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As federal employees are furloughed, programs and contractors are cut, and agreement on future federal budgets appears remote, efficient management of the trillions of dollars it takes to operate the government is more important than ever. In Federal News Radio's on-air and online series, "Rise of the Money People: Financial management moves front and center as agencies make the final assault on wasted billions," we shine the light on chief financial officers and their soldiers in the financial wars, their strategies and tactics for waging the fight, the current and emerging weapons in their arsenal, and how their future battles will unfold.
Agency collaboration key to saving money
Wednesday - 4/10/2013, 6:58pm EDT
Special to Federal News Radio
I am a third-generation family farmer from north-central Montana. Farmers are traditionally independent-minded. We focus on making a living off the land and supplying the food that feeds our nation.
Courtesy of Jon Tester
This experience was an important reminder about the positive role government can play in our society. But we also know that many government services are not as effective as they need to be. Too often, government agencies provide overlapping services or fail to work together.
As the new chairman of the Governmental Affairs subcommittee that oversees the federal workforce and government efficiency, I will work to improve government services by pushing for better inter-agency collaboration and smarter investments that produce results.
In today's difficult budget climate, pooling resources and making sure one agency knows what another is doing will go a long way to make sure Americans get the services they need for the best bang for their tax dollars.
In Montana, we had a recent success in improving government efficiency. For years, the Department of Veterans Affairs and the Indian Health Service failed to work together to deliver needed care to Indian veterans. The department and the agency would each direct veterans to seek care at the other's facility rather than simply treating the veteran.
But early last year, the VA and the IHS signed an agreement with the Blackfeet Reservation to reimburse tribal health providers and provide Native American veterans with the care they need. In December, the VA announced it will implement our Montana model nationwide.
There's no reason we can't find more ways to get government agencies to work together better and save taxpayer money.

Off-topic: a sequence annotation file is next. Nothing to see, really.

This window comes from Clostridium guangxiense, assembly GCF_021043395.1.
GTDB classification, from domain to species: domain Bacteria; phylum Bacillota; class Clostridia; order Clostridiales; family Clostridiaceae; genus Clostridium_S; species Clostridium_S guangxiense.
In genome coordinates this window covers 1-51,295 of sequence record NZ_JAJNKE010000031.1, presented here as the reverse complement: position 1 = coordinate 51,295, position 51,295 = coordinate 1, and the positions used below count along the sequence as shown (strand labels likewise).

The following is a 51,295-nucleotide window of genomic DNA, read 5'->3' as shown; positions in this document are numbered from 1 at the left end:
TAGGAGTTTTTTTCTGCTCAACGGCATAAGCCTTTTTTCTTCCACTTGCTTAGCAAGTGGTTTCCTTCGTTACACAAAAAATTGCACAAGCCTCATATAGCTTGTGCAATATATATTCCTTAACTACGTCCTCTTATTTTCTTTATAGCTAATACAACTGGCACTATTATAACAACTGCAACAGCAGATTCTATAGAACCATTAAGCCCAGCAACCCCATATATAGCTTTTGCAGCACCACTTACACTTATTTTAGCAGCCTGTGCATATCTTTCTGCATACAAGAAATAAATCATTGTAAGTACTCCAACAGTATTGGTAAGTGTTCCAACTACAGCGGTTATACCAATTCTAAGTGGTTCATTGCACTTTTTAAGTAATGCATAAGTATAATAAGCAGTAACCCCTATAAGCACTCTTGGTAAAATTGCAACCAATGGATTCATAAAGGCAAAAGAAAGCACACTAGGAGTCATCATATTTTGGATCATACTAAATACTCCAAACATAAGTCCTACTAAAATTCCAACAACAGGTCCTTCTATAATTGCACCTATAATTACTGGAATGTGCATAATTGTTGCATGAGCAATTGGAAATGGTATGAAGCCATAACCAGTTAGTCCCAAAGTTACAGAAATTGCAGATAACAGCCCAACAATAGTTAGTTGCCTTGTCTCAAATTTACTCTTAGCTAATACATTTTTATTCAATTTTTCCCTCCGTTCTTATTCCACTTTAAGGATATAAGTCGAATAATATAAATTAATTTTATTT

We also can improve government by eliminating duplicative programs. When it comes to border protection, Customs and Border Protection, Immigration and Customs Enforcement, the Interior Department and Indian reservations all have overlapping jurisdictions. And there are approximately 20 federal government agencies that support the export of U.S. goods and services. With government resources in high demand, we must eliminate wasteful, duplicative programs.
I will also hold hearings into staffing shortages and retention issues at government agencies that provide health care — particularly in rural America. Folks in rural America are often hundreds of miles from the nearest health care provider. Some are seniors covered by Medicare, others are veterans receiving care from the VA. We must make sure they get the care they earned no matter where they live.
The challenges facing government today are immense. Government workers are being asked to do more with less. But with smart strategies and innovative solutions we can stretch taxpayer dollars and meet our pledge to the American people.
Montanans, like all Americans, want government to work well and to work efficiently. I look forward to my new role to ensure that the federal government is ready to meet the needs of the American people.
Jon Tester is the junior Senator from Montana. He is the chairman of the Homeland Security and Government Affairs Subcommittee on the Efficiency and Effectiveness of Federal Programs and the Federal Workforce. He wrote this column as part of Federal News Radio's special report, Rise of the Money People.